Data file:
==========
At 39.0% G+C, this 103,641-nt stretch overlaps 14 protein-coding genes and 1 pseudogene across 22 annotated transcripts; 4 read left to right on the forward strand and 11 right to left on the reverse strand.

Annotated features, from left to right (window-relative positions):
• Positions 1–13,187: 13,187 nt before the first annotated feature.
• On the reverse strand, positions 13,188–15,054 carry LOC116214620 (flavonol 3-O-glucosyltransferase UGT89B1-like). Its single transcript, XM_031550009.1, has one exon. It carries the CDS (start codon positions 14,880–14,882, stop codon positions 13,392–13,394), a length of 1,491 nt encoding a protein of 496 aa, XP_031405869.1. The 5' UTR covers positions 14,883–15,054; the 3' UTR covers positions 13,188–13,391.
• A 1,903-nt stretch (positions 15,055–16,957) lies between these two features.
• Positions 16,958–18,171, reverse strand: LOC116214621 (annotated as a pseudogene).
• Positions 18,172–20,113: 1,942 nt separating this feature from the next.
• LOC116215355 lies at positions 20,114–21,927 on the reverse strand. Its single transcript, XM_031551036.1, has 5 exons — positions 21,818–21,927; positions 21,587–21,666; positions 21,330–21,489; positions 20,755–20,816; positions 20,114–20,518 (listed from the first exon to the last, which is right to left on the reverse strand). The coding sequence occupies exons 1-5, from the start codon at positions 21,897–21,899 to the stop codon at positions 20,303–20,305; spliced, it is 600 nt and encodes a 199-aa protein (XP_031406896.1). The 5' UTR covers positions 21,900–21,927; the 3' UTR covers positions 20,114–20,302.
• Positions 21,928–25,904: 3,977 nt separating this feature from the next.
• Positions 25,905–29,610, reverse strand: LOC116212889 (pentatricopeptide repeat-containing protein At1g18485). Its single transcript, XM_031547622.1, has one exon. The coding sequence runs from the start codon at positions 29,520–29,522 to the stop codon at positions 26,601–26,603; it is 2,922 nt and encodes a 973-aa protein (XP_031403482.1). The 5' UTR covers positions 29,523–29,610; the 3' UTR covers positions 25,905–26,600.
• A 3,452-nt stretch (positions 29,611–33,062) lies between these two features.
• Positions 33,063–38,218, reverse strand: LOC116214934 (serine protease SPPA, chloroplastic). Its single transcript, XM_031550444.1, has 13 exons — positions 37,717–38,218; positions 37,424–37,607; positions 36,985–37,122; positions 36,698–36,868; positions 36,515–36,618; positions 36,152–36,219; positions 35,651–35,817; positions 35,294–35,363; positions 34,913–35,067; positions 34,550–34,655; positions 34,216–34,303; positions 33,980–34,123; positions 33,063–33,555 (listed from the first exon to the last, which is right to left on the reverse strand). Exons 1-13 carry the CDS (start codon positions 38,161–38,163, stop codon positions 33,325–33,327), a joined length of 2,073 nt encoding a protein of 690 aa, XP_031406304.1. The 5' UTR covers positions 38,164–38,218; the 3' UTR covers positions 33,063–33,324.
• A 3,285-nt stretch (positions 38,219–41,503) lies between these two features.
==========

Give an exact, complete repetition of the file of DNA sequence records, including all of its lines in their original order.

At 39.0% G+C, this 103,641-nt stretch overlaps 14 protein-coding genes and 1 pseudogene across 22 annotated transcripts; 4 read left to right on the forward strand and 11 right to left on the reverse strand.

Annotated features, from left to right (window-relative positions):
• Positions 1–13,187: 13,187 nt before the first annotated feature.
• On the reverse strand, positions 13,188–15,054 carry LOC116214620 (flavonol 3-O-glucosyltransferase UGT89B1-like). Its single transcript, XM_031550009.1, has one exon. It carries the CDS (start codon positions 14,880–14,882, stop codon positions 13,392–13,394), a length of 1,491 nt encoding a protein of 496 aa, XP_031405869.1. The 5' UTR covers positions 14,883–15,054; the 3' UTR covers positions 13,188–13,391.
• A 1,903-nt stretch (positions 15,055–16,957) lies between these two features.
• Positions 16,958–18,171, reverse strand: LOC116214621 (annotated as a pseudogene).
• Positions 18,172–20,113: 1,942 nt separating this feature from the next.
• LOC116215355 lies at positions 20,114–21,927 on the reverse strand. Its single transcript, XM_031551036.1, has 5 exons — positions 21,818–21,927; positions 21,587–21,666; positions 21,330–21,489; positions 20,755–20,816; positions 20,114–20,518 (listed from the first exon to the last, which is right to left on the reverse strand). The coding sequence occupies exons 1-5, from the start codon at positions 21,897–21,899 to the stop codon at positions 20,303–20,305; spliced, it is 600 nt and encodes a 199-aa protein (XP_031406896.1). The 5' UTR covers positions 21,900–21,927; the 3' UTR covers positions 20,114–20,302.
• Positions 21,928–25,904: 3,977 nt separating this feature from the next.
• Positions 25,905–29,610, reverse strand: LOC116212889 (pentatricopeptide repeat-containing protein At1g18485). Its single transcript, XM_031547622.1, has one exon. The coding sequence runs from the start codon at positions 29,520–29,522 to the stop codon at positions 26,601–26,603; it is 2,922 nt and encodes a 973-aa protein (XP_031403482.1). The 5' UTR covers positions 29,523–29,610; the 3' UTR covers positions 25,905–26,600.
• A 3,452-nt stretch (positions 29,611–33,062) lies between these two features.
• Positions 33,063–38,218, reverse strand: LOC116214934 (serine protease SPPA, chloroplastic). Its single transcript, XM_031550444.1, has 13 exons — positions 37,717–38,218; positions 37,424–37,607; positions 36,985–37,122; positions 36,698–36,868; positions 36,515–36,618; positions 36,152–36,219; positions 35,651–35,817; positions 35,294–35,363; positions 34,913–35,067; positions 34,550–34,655; positions 34,216–34,303; positions 33,980–34,123; positions 33,063–33,555 (listed from the first exon to the last, which is right to left on the reverse strand). Exons 1-13 carry the CDS (start codon positions 38,161–38,163, stop codon positions 33,325–33,327), a joined length of 2,073 nt encoding a protein of 690 aa, XP_031406304.1. The 5' UTR covers positions 38,164–38,218; the 3' UTR covers positions 33,063–33,324.
• A 3,285-nt stretch (positions 38,219–41,503) lies between these two features.